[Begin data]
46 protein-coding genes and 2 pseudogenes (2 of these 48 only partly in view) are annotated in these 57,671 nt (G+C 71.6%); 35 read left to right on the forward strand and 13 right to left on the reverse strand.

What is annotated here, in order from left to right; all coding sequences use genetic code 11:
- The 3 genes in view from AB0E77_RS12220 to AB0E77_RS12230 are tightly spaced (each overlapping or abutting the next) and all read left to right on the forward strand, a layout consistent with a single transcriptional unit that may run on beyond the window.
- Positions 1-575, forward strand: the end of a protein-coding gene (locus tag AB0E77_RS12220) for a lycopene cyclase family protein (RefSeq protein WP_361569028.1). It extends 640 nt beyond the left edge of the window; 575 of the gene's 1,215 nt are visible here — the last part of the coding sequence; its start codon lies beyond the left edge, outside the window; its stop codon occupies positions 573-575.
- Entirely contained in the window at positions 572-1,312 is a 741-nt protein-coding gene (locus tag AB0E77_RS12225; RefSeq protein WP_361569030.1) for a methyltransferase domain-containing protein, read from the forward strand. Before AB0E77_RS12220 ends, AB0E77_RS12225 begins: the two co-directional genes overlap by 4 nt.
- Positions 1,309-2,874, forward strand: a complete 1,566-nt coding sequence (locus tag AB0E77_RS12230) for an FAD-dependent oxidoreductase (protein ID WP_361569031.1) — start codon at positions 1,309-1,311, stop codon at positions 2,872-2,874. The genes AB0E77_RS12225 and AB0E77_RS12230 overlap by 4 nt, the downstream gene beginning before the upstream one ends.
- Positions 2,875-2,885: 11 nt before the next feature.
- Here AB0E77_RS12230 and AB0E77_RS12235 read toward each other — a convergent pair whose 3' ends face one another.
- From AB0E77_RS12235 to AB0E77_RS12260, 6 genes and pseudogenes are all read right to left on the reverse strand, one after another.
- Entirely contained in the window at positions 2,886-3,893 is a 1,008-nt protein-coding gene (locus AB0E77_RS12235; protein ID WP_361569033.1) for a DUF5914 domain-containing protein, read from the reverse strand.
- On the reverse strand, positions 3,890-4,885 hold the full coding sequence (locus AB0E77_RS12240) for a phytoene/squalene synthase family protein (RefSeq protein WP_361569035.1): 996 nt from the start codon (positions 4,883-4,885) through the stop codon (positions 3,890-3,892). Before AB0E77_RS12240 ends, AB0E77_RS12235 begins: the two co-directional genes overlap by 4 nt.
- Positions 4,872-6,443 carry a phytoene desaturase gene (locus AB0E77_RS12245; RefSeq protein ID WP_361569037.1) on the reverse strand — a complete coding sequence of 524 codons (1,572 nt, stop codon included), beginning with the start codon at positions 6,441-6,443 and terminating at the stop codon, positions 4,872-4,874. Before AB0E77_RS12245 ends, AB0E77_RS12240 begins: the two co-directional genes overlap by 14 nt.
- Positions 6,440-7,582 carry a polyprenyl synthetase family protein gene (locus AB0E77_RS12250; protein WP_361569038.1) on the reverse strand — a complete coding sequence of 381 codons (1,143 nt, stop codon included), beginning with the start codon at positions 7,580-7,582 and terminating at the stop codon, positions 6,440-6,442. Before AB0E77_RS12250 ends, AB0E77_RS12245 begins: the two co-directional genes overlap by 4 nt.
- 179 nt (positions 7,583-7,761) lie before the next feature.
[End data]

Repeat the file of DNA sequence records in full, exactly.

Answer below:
46 protein-coding genes and 2 pseudogenes (2 of these 48 only partly in view) are annotated in these 57,671 nt (G+C 71.6%); 35 read left to right on the forward strand and 13 right to left on the reverse strand.

What is annotated here, in order from left to right; all coding sequences use genetic code 11:
- The 3 genes in view from AB0E77_RS12220 to AB0E77_RS12230 are tightly spaced (each overlapping or abutting the next) and all read left to right on the forward strand, a layout consistent with a single transcriptional unit that may run on beyond the window.
- Positions 1-575, forward strand: the end of a protein-coding gene (locus tag AB0E77_RS12220) for a lycopene cyclase family protein (RefSeq protein WP_361569028.1). It extends 640 nt beyond the left edge of the window; 575 of the gene's 1,215 nt are visible here — the last part of the coding sequence; its start codon lies beyond the left edge, outside the window; its stop codon occupies positions 573-575.
- Entirely contained in the window at positions 572-1,312 is a 741-nt protein-coding gene (locus tag AB0E77_RS12225; RefSeq protein WP_361569030.1) for a methyltransferase domain-containing protein, read from the forward strand. Before AB0E77_RS12220 ends, AB0E77_RS12225 begins: the two co-directional genes overlap by 4 nt.
- Positions 1,309-2,874, forward strand: a complete 1,566-nt coding sequence (locus tag AB0E77_RS12230) for an FAD-dependent oxidoreductase (protein ID WP_361569031.1) — start codon at positions 1,309-1,311, stop codon at positions 2,872-2,874. The genes AB0E77_RS12225 and AB0E77_RS12230 overlap by 4 nt, the downstream gene beginning before the upstream one ends.
- Positions 2,875-2,885: 11 nt before the next feature.
- Here AB0E77_RS12230 and AB0E77_RS12235 read toward each other — a convergent pair whose 3' ends face one another.
- From AB0E77_RS12235 to AB0E77_RS12260, 6 genes and pseudogenes are all read right to left on the reverse strand, one after another.
- Entirely contained in the window at positions 2,886-3,893 is a 1,008-nt protein-coding gene (locus AB0E77_RS12235; protein ID WP_361569033.1) for a DUF5914 domain-containing protein, read from the reverse strand.
- On the reverse strand, positions 3,890-4,885 hold the full coding sequence (locus AB0E77_RS12240) for a phytoene/squalene synthase family protein (RefSeq protein WP_361569035.1): 996 nt from the start codon (positions 4,883-4,885) through the stop codon (positions 3,890-3,892). Before AB0E77_RS12240 ends, AB0E77_RS12235 begins: the two co-directional genes overlap by 4 nt.
- Positions 4,872-6,443 carry a phytoene desaturase gene (locus AB0E77_RS12245; RefSeq protein ID WP_361569037.1) on the reverse strand — a complete coding sequence of 524 codons (1,572 nt, stop codon included), beginning with the start codon at positions 6,441-6,443 and terminating at the stop codon, positions 4,872-4,874. Before AB0E77_RS12245 ends, AB0E77_RS12240 begins: the two co-directional genes overlap by 14 nt.
- Positions 6,440-7,582 carry a polyprenyl synthetase family protein gene (locus AB0E77_RS12250; protein WP_361569038.1) on the reverse strand — a complete coding sequence of 381 codons (1,143 nt, stop codon included), beginning with the start codon at positions 7,580-7,582 and terminating at the stop codon, positions 6,440-6,442. Before AB0E77_RS12250 ends, AB0E77_RS12245 begins: the two co-directional genes overlap by 4 nt.
- 179 nt (positions 7,583-7,761) lie before the next feature.